The Hornibrook Bridge was one of three bridges that crossed Bramble Bay. The second is the Houghton Highway, which was built to accommodate rising traffic levels in the 1970s. The third is the Ted Smout Memorial Bridge, which opened to traffic in July 2010.

The Ted Smout Memorial Bridge and its twin, the Houghton Highway, were Australia’s longest bridges, (as of 27 March 2013.) It is the first bridge in Australia designed to withstand Hurricane Katrina-type storm events. Ted Smout was born in 1898, joining the Royal Australian Army Medical Corps aged 17 (lied about his age to get in). He was awarded France’s highest honour, being made a Chevalier (Knight) of the Legion d’Honneur in 1998 and also received the Medal of the Order of Australia for service to the community. He died 106 years old.

The Ted Smout Memorial Bridge.

The Ted Smout Memorial Bridge.

Woody Point’s Apex Park & Bicentennial Park were constructed by reclaiming land along the foreshore in the 1970s. A $9.5 million Woody Point Jetty and foreshore upgrade was completed in January 2009.

View of the jetty from Point Plaza.

View of Woody Point Jetty from Point Plaza.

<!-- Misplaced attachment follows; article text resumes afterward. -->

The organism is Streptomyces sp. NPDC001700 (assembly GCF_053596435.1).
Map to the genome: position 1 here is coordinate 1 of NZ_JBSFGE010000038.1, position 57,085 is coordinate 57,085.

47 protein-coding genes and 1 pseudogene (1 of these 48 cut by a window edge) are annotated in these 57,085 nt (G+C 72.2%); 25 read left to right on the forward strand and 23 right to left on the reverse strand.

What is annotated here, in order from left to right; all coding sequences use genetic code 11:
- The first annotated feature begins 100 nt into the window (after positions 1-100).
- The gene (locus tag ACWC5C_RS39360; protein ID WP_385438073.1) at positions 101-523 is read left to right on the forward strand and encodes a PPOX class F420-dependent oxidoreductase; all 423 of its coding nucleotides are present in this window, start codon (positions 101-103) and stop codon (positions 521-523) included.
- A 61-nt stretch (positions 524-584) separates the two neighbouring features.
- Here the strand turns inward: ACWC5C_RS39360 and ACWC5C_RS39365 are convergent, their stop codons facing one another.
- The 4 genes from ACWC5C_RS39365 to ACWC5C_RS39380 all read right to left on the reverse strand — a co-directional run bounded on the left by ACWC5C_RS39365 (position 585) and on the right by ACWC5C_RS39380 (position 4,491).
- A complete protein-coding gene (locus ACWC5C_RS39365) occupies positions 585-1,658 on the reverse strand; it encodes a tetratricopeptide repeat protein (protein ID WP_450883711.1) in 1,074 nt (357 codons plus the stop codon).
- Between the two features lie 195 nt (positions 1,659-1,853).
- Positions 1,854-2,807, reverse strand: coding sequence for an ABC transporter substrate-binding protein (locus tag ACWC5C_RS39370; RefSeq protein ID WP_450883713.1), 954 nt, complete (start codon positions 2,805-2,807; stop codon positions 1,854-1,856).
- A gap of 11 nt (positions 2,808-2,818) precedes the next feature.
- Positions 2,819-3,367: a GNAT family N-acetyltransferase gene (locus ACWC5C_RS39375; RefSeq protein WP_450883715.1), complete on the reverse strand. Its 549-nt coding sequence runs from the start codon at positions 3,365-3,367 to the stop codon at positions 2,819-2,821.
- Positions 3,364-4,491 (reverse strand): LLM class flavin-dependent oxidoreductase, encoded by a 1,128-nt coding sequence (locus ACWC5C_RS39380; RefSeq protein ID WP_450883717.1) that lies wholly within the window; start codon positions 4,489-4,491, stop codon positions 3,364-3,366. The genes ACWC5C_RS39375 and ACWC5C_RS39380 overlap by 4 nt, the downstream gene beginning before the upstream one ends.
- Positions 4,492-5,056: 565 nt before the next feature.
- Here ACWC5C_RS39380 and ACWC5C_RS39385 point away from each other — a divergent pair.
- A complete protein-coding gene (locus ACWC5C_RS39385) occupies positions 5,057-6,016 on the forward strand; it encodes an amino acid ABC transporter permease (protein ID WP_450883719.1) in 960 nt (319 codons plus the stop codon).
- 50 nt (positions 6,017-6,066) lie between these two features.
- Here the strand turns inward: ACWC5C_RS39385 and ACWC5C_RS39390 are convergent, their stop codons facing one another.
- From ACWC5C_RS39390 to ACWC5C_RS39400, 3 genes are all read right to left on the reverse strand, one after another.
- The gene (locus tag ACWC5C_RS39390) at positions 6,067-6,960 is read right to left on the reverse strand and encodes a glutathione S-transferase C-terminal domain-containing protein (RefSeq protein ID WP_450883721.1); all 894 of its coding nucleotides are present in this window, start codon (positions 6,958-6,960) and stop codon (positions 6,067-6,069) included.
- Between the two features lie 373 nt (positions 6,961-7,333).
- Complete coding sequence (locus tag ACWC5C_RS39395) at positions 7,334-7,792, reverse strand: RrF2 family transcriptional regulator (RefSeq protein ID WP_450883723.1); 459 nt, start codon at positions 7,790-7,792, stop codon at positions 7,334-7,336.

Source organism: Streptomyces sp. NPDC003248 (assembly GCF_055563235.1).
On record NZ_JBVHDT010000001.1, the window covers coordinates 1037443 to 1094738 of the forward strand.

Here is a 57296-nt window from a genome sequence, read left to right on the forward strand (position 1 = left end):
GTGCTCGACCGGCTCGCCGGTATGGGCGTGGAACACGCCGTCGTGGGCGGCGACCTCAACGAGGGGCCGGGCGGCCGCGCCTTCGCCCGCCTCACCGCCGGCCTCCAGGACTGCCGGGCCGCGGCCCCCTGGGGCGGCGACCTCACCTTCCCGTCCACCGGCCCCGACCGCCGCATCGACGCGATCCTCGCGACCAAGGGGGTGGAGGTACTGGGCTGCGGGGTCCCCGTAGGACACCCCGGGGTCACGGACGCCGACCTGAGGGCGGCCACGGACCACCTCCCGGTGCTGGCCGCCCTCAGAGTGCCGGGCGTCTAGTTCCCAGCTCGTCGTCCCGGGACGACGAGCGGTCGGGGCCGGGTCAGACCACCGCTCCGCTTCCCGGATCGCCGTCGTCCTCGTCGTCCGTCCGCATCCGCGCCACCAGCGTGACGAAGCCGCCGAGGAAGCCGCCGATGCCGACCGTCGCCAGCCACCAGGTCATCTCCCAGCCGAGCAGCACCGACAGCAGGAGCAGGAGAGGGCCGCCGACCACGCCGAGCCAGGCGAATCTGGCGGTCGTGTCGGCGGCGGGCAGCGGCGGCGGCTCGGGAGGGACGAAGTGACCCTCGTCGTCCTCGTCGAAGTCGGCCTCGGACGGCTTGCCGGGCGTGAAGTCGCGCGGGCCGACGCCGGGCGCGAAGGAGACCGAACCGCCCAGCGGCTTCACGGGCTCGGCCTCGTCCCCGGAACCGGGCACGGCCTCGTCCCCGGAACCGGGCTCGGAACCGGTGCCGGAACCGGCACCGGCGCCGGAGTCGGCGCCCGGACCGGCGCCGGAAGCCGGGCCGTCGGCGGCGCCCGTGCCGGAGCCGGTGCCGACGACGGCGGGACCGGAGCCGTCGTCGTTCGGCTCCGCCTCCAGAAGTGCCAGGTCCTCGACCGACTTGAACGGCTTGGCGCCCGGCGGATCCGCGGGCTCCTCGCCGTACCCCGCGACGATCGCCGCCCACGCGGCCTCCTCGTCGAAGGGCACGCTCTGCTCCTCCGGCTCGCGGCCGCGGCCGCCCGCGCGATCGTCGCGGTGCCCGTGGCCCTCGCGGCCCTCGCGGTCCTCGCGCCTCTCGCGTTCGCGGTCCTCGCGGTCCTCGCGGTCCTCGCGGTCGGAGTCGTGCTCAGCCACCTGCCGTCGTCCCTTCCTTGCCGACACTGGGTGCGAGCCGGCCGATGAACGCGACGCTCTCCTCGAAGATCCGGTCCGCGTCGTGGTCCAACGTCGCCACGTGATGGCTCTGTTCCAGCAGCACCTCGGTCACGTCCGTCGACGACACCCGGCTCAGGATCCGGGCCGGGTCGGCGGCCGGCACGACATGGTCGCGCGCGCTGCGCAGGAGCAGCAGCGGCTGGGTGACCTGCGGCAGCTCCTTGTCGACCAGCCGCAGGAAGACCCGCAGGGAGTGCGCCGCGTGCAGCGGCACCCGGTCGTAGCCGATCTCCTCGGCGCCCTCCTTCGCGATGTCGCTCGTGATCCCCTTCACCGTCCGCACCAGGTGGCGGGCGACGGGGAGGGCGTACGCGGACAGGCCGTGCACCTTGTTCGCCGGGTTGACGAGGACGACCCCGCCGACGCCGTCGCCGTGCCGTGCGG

Woody Point’s current renovations include the construction of high-rise apartment buildings overlooking Bramble Bay, Moreton Bay, The Port of Brisbane and the Ted Smout Highway.

Point Plaza Apartments.

Point Plaza Apartments.

Bramble Bay.

Bramble Bay.

Brisbane City from Woody Point.

Brisbane City from Woody Point.

(Reference – Redcliffe Historical Society, Wikipedia and Queensland Places website)

Author – Kristin Jones


Hope you all enjoyed Kristin’s guest Picture Parade as I did.

Another guest post from her in a couple of week’s time.

Living in a bubble?

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But possibly not quite in the way you imagined I meant!

Yesterday, my post included a fascinating essay from Patrice Ayme, 40 Billion Earths? Yes & No.

Thus it was rather fun to come across, more or less by chance, an essay from the Perimeter Institute for Theoretical Physics under the title of Is The Universe A Bubble? The essay describes how Perimeter Associate Faculty member Matthew Johnson and his colleagues are working to bring the multiverse hypothesis, which to some sounds like a fanciful tale, firmly into the realm of testable science.  It opens:

Never mind the big bang; in the beginning was the vacuum. The vacuum simmered with energy (variously called dark energy, vacuum energy, the inflation field, or the Higgs field). Like water in a pot, this high energy began to evaporate – bubbles formed.